The Birth of the Wobblies: An exclusive excerpt from a new book about America's largest mass trial and its most radical labor union.

AuthorStrang, Dean A.

In 1905, a small group of leaders of the Western Federation of Miners, members of other unions, and socialists had gathered in Chicago to implement a big idea. They saw a vast nation of American workers, and indeed workers in all nations, with much less influence than their numbers should have allowed.

Divided into craft or skill groups since its start in the mid-nineteenth century, the labor movement lacked broader unity. Moreover, white workers usually excluded black workers from their unions. Women, too, often were unwelcome or just unconsidered. The same was true of the foreign-born. Many unions, notably those allied with the American Federation of Labor (AFL), focused narrowly on wages and working conditions, leaving more general political issues to members' consciences.

Samuel Gompers (1850-1924), the first and longest-tenured president of the AFL, had been a cigar maker as a boy and then a leader in the New York local of the cigar makers' union by age twenty-five. He helped found the forerunner of the AFL in his early thirties. He was a tiny man but a titan in labor history. Still, his rigid wariness of political radicals and his conventional belief in organizing by craft or trade assured him many detractors in the labor movement for the nearly forty years he ran the AFL.

By contrast, the small group of unionists and socialists in Chicago instead saw militarism, nationalism, economic freedom, and all the important inequities of life as inseparable from the capitalist system that made "wage slaves" of millions. They saw political action as inseparable from economic action. They saw workers divided by craft or skill, but ready to be amassed and called to unity by industry as a whole instead. And worker collectives in one industry would be natural allies of workers in every other industry.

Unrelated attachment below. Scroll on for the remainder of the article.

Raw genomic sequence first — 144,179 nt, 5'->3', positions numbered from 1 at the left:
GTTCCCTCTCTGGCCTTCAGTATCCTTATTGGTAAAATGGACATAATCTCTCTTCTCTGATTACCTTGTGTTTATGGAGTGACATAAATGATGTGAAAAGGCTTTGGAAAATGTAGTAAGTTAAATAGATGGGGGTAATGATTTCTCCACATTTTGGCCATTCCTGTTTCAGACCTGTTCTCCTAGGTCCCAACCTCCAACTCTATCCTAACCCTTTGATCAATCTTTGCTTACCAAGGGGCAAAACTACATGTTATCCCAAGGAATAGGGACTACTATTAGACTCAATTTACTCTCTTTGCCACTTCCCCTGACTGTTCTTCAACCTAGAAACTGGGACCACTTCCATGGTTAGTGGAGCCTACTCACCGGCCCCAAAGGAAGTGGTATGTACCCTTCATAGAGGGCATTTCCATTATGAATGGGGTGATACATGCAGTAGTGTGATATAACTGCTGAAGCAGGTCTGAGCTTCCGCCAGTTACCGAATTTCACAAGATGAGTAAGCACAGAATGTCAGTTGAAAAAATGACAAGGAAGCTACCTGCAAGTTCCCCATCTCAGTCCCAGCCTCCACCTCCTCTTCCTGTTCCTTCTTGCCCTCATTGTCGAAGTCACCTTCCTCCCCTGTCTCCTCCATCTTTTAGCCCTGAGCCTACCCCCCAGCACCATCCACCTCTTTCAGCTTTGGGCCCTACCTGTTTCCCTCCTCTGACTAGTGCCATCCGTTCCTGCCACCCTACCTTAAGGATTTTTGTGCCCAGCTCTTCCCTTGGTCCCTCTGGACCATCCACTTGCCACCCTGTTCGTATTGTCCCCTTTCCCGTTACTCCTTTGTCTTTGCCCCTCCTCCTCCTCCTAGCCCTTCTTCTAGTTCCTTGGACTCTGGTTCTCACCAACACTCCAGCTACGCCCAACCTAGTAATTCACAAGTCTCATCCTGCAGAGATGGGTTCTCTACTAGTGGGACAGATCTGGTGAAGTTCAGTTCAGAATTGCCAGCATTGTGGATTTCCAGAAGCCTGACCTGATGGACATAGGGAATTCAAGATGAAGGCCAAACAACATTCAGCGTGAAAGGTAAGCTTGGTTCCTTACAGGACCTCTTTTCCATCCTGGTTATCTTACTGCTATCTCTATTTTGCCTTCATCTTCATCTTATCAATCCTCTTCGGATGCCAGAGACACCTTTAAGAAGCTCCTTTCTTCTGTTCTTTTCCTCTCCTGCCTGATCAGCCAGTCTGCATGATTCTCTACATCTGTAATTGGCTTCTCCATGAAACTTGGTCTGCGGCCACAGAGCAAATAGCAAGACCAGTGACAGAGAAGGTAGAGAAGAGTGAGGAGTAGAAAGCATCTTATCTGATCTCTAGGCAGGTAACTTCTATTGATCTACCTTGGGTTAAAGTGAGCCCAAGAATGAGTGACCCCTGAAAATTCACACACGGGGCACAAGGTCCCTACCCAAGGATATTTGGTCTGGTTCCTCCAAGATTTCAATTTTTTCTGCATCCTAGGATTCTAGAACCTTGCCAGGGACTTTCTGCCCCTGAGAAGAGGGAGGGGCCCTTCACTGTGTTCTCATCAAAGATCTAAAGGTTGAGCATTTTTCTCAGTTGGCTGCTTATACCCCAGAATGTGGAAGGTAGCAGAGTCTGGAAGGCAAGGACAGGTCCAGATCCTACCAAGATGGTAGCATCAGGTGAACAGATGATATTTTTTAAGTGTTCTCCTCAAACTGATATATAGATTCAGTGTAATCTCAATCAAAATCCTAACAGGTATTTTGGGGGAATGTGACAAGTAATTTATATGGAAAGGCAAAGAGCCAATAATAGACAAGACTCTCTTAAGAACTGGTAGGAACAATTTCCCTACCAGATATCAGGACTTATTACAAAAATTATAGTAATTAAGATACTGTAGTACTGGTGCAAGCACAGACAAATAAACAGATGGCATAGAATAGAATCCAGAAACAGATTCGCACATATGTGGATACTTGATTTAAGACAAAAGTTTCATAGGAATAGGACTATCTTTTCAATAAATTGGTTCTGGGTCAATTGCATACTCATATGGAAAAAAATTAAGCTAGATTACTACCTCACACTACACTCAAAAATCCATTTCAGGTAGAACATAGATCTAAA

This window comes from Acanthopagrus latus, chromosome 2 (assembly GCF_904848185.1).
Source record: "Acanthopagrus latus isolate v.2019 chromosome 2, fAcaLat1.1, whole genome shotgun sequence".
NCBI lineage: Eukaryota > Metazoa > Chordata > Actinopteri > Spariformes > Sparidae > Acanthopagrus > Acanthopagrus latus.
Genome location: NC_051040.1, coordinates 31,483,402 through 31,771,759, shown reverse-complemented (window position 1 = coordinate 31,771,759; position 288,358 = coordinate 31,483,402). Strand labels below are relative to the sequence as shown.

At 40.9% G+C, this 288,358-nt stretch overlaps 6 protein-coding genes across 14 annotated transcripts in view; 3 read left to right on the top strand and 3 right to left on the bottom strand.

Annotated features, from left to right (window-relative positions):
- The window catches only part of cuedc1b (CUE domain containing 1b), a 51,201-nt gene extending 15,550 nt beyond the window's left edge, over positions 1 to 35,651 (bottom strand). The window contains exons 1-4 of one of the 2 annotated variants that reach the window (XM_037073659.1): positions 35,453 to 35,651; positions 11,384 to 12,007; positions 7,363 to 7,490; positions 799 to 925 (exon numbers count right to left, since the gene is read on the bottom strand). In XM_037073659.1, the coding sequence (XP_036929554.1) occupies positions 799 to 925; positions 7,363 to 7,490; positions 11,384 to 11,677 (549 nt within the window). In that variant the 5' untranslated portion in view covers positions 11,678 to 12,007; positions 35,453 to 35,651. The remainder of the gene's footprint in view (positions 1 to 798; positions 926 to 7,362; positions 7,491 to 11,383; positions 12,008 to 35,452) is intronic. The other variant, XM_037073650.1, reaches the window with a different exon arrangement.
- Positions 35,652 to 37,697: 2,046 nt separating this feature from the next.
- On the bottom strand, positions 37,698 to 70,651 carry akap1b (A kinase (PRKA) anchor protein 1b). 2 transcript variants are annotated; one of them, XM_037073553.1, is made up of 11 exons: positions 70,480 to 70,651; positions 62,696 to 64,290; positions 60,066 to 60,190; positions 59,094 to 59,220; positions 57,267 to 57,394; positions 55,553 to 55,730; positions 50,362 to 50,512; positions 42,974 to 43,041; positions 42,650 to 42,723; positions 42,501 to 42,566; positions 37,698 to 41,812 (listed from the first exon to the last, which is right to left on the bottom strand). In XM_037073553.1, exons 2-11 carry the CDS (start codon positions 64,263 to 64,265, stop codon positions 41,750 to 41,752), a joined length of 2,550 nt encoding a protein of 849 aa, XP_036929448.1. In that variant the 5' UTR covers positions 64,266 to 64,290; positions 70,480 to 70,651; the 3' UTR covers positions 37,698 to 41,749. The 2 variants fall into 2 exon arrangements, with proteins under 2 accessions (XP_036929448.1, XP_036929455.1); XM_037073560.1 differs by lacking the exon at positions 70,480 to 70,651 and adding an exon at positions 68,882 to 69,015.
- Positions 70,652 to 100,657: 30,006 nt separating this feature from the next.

Given all of that, what if they could create one big union--an industrial union, not a craft union--that would unite all wage workers, regardless of trade or skill, race, sex, or nation? A union that would forge workers into a potent political force that could hasten the fall of capitalism and deliver ownership and control of the means of production into workers' hands? An aggressive union that would flex in unison the muscles of millwrights, farm hands, lumberjacks, longshoremen, seamstresses, miners, and millions of other workers every day? That would eschew labor contracts altogether, agreeing to work on Tuesday only if wages and conditions had...

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